Side-by-side they fought and now new memorials remember them
23 April 2009
In memorials Australian Diggers may stand alone, but they never fought alone and a new form of war memorial is emerging to commemorate this, Deakin University research has found.
Chris Linke, a Masters students with the University's Alfred Deakin Research Institute, is just putting the finishing touches to his thesis on Australian Vietnam War memorials which depict two soldier statues standing side by side: one Australian soldier and one Army of the Republic of Vietnam (ARVN) soldier.
Believed to be the first significant academic study of the memorials, the study looks at the series of five side-by-side memorials constructed in Australia - Brisbane, Sydney (Cabramatta), Melbourne (Dandenong), Perth and the last - the Adelaide Vietnam War Memorial.
Mr Linke said the timing of his study coincided with the development of the Adelaide memorial. "I was lucky in a way to be the on-the-spot historian and able to witness the sod-turning. I was also able to interview and link into the veterans that built the memorial," he said.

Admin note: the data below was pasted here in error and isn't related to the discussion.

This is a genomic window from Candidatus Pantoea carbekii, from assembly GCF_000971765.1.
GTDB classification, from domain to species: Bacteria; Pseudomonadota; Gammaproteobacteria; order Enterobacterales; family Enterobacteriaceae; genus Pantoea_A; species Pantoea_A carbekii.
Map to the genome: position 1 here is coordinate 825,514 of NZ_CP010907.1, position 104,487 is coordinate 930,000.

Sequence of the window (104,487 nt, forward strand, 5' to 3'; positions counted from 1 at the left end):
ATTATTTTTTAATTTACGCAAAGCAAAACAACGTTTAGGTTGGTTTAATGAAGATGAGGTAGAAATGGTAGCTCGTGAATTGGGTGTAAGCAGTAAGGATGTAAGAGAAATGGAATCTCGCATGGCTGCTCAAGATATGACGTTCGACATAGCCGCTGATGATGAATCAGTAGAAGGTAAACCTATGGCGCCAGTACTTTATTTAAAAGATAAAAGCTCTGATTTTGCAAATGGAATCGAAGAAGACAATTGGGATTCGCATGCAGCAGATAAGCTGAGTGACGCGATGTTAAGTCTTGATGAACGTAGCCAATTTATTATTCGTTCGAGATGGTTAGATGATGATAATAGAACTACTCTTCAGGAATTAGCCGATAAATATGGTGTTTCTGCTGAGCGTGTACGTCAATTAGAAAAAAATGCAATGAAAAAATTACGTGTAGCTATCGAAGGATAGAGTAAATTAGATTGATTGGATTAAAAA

"The side-by-side memorials are quite unusual and new in Australia's war remembrance," Mr Linke explained.
"After World War I and subsequent wars, the Digger has always stood alone at war memorials, yet Australia has never really been to war alone. They have usually gone to war as part of the British Empire or as part of a multi national force."
Mr Linke said the side-by-side memorials were significant for a number of reasons, partly because they were developed with an Asian ally and not an American or New Zealander, that they were built by the Vietnamese and non Vietnamese communities as part of their citizenship in Australia and that the communities had seen merit in linking into the ANZAC legend and commemorative framework.
"These memorials are a progressive step," Mr Linke said. "Especially if you look at how difficult it was for many Vietnam veterans to feel a sense of belonging on ANZAC Day.
"It was only after the building of the Australian Vietnam Forces National Memorial on Anzac Parade in Canberra in 1992 that memorial building became a significant element of Australian Vietnam veterans' remembrance of the war.
"Indigenous soldiers are only just starting to get recognition and it will be interesting to see if other communities ask for the same especially in light of us always having alliances and being part of multinational taskforces."
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